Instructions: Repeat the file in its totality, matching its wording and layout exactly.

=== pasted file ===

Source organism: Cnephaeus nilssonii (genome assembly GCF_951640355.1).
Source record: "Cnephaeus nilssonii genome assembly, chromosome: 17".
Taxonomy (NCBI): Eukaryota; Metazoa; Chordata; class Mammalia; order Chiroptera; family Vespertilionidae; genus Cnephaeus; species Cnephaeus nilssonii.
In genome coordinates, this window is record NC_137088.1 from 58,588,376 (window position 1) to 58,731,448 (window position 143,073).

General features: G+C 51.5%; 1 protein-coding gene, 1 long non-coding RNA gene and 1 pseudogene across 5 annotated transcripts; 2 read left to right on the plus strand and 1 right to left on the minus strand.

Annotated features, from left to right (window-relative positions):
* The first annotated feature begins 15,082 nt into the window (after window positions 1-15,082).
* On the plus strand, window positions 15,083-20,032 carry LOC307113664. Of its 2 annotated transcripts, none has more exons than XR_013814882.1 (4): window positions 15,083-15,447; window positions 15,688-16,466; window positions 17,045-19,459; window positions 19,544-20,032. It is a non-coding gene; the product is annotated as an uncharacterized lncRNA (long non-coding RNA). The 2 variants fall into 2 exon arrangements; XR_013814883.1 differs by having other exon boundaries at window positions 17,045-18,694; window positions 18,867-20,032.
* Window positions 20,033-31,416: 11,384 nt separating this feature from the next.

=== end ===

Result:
Source organism: Cnephaeus nilssonii (genome assembly GCF_951640355.1).
Source record: "Cnephaeus nilssonii genome assembly, chromosome: 17".
Taxonomy (NCBI): Eukaryota; Metazoa; Chordata; class Mammalia; order Chiroptera; family Vespertilionidae; genus Cnephaeus; species Cnephaeus nilssonii.
In genome coordinates, this window is record NC_137088.1 from 58,588,376 (window position 1) to 58,731,448 (window position 143,073).

General features: G+C 51.5%; 1 protein-coding gene, 1 long non-coding RNA gene and 1 pseudogene across 5 annotated transcripts; 2 read left to right on the plus strand and 1 right to left on the minus strand.

Annotated features, from left to right (window-relative positions):
* The first annotated feature begins 15,082 nt into the window (after window positions 1-15,082).
* On the plus strand, window positions 15,083-20,032 carry LOC307113664. Of its 2 annotated transcripts, none has more exons than XR_013814882.1 (4): window positions 15,083-15,447; window positions 15,688-16,466; window positions 17,045-19,459; window positions 19,544-20,032. It is a non-coding gene; the product is annotated as an uncharacterized lncRNA (long non-coding RNA). The 2 variants fall into 2 exon arrangements; XR_013814883.1 differs by having other exon boundaries at window positions 17,045-18,694; window positions 18,867-20,032.
* Window positions 20,033-31,416: 11,384 nt separating this feature from the next.